Thirdly, there are proposed changes that aim to do away with some of the common bottlenecks hampering the scope of private investments in the power sector. These include establishment of an Electricity Contract Enforcement Agency (ECEA), doing away with subsidy regime by mandating cost-reflective tariffs and institutionalisation of payment security mechanisms. These are some of the long-outstanding demands of investors in the power sector and can be considered a progressive move. The formation of ECEA also highlights the urgency of enforcing the sanctity of contracts in the Indian power sector, especially after the Andhra Pradesh episode.

The key to achieve these objectives of contract enforcement lies in enhancing the capacity of stakeholders to plan, design, implement and monitor contracts. Similarly, the abolishment of subsidized tariff has political and social implications. The states may perceive it as a threat for their political strategy of promising power at subsidized rates or for free. On the other hand, consumers may perceive it as a threat to their cash flows, resulting from inefficiencies or delays in direct transfers of allocated subsidies.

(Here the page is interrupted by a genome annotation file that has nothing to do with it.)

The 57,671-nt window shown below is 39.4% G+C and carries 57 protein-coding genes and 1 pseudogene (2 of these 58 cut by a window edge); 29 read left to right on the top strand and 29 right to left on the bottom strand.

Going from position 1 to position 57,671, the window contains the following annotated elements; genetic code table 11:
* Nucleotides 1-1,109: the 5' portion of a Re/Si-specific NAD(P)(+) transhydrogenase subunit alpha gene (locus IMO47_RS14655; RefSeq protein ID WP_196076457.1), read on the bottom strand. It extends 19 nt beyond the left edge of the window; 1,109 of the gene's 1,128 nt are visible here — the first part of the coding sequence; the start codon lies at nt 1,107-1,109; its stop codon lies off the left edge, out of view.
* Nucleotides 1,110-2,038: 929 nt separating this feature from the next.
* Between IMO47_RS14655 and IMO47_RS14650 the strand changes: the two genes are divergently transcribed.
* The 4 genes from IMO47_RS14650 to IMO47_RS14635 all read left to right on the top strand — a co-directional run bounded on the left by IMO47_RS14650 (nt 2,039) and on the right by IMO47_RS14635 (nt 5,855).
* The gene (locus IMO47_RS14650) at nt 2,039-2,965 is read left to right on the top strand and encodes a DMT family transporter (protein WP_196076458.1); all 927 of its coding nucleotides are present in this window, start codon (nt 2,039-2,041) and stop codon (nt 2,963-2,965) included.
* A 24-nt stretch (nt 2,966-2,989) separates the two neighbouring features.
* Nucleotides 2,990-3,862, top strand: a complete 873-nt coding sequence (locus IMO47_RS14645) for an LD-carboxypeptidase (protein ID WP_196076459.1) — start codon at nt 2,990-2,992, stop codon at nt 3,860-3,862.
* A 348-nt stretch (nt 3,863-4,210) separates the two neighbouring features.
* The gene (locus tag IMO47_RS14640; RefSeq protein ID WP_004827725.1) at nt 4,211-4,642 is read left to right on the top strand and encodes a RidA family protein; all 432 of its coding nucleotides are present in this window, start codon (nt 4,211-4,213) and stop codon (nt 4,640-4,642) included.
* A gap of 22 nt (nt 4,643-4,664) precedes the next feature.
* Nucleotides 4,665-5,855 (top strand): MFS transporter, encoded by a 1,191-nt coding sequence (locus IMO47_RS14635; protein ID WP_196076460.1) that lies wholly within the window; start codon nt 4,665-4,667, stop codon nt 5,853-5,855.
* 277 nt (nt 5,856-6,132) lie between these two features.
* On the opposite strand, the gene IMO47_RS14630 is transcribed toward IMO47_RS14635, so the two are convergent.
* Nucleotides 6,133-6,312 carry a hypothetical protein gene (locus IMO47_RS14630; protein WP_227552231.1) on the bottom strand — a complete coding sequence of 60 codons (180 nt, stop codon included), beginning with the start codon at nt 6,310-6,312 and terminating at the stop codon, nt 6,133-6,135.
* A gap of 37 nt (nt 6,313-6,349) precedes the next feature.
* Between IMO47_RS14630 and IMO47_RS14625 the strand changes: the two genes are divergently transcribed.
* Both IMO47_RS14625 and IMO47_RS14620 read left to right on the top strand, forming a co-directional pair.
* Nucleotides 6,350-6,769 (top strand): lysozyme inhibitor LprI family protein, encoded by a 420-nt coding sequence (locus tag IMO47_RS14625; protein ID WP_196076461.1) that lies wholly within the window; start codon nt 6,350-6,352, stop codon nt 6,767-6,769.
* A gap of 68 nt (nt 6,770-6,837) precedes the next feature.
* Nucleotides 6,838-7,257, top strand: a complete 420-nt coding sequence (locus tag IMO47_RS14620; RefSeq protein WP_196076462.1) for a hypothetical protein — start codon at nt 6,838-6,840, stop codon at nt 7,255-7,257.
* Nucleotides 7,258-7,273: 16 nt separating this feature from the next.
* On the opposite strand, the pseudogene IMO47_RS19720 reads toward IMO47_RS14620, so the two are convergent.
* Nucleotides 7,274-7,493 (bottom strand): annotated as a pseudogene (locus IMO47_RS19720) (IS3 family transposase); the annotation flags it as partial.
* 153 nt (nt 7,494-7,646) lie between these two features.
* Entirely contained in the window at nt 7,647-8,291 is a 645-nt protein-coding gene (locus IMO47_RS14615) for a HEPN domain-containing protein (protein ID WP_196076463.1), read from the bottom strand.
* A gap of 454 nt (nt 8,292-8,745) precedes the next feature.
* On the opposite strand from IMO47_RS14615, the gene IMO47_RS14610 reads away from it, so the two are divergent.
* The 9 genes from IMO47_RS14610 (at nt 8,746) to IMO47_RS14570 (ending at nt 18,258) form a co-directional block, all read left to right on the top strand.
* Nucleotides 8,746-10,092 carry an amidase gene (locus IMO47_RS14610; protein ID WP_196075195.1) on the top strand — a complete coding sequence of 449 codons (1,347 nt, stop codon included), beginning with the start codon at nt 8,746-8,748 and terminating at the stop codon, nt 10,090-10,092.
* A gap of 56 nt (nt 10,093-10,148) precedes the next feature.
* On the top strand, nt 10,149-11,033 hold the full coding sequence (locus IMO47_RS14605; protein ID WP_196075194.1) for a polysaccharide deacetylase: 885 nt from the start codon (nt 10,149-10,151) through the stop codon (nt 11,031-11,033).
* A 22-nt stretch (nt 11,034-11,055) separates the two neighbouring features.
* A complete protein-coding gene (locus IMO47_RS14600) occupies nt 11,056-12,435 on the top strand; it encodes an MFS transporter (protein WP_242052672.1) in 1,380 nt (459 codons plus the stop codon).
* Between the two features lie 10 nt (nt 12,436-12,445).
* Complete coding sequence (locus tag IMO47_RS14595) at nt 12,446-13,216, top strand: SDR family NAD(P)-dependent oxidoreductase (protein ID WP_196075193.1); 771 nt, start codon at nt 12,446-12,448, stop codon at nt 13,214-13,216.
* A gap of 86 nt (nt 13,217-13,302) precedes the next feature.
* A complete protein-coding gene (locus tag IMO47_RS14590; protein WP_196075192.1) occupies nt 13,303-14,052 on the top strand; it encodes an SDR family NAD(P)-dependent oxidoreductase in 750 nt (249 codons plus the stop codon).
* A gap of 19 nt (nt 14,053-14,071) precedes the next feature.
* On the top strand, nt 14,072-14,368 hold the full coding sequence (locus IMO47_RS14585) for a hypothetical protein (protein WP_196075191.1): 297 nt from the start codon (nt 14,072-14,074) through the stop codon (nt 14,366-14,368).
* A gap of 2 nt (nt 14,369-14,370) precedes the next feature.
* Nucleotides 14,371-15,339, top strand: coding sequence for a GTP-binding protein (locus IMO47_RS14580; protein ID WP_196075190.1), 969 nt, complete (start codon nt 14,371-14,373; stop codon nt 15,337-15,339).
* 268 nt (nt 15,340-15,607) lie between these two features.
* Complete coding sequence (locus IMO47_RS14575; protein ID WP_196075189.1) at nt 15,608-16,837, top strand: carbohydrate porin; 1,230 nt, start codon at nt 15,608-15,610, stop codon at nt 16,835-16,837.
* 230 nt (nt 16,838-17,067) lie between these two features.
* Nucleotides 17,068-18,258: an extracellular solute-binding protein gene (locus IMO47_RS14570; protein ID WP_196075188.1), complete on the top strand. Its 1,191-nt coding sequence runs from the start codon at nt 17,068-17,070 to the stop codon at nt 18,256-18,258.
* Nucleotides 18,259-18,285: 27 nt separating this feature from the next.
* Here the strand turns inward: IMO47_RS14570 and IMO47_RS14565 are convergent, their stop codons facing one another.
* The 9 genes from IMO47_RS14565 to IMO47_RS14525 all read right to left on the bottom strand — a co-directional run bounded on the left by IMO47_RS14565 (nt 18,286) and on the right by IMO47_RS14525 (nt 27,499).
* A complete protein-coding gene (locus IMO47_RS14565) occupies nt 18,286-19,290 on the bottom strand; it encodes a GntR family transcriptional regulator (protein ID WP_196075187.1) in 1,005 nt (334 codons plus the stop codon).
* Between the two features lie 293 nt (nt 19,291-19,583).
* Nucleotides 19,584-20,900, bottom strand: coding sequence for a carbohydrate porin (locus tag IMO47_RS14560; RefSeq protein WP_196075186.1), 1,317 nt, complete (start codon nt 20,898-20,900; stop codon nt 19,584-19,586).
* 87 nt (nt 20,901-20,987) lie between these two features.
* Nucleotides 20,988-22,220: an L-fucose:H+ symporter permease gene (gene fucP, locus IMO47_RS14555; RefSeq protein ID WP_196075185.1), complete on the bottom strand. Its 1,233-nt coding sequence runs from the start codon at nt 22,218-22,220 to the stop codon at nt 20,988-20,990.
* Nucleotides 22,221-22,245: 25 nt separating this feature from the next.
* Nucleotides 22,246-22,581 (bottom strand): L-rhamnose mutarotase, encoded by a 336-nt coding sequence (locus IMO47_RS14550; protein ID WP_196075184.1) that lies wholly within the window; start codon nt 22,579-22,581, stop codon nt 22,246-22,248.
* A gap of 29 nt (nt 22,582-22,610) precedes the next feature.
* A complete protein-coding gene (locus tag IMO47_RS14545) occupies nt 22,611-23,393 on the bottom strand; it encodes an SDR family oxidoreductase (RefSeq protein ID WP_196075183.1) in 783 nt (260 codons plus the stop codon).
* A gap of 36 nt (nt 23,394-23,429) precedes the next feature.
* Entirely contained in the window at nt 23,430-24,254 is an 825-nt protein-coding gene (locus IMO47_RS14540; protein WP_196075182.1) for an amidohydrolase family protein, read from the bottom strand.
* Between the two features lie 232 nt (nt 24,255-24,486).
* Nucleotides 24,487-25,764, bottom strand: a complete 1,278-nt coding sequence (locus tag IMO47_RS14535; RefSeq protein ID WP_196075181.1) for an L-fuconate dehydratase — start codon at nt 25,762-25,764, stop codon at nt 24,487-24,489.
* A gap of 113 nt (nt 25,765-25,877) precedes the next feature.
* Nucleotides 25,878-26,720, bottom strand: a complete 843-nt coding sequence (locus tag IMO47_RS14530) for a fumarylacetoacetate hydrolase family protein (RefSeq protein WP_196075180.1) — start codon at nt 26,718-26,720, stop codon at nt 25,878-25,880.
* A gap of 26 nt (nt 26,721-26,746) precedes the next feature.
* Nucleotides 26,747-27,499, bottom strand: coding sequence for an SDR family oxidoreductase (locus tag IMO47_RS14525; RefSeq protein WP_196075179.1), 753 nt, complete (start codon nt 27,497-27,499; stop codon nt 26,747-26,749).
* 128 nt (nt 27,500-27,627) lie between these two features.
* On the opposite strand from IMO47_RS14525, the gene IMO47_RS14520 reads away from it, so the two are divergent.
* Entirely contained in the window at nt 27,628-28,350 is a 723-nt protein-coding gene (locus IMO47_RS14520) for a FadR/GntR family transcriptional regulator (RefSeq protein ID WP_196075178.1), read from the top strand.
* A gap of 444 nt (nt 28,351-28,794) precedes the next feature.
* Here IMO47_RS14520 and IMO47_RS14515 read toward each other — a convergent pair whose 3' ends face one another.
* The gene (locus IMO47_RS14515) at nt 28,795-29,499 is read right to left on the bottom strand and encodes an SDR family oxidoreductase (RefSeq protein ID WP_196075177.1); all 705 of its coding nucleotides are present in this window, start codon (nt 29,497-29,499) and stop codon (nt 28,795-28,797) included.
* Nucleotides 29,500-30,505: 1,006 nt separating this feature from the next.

Finally, to give clean energy a greater push, there is a mention of a national renewable energy policy in the legislation itself. This will certainly provide a policy preference to India’s clean energy ambitions but more clarity is needed in this regard. An example to learn from is the European Union Green Deal which provides a detailed roadmap with clear timelines and sources of finance to achieve a climate neutral Europe by 2050. For it to become binding and operational, a legislative approval is required unlike in India, where a legislative mention is used to expedite the transition.

Thus, the given amendments may be a move in the right direction, but lack a structured roadmap for bridging the gaps between the existing problems and the proposed solutions. Joining these disconnected dots is the need of the hour to do justice to the long-standing reforms required for a sustainable power sector and growing national economy.

*The authors work for CUTS International, a global public policy research and advocacy group.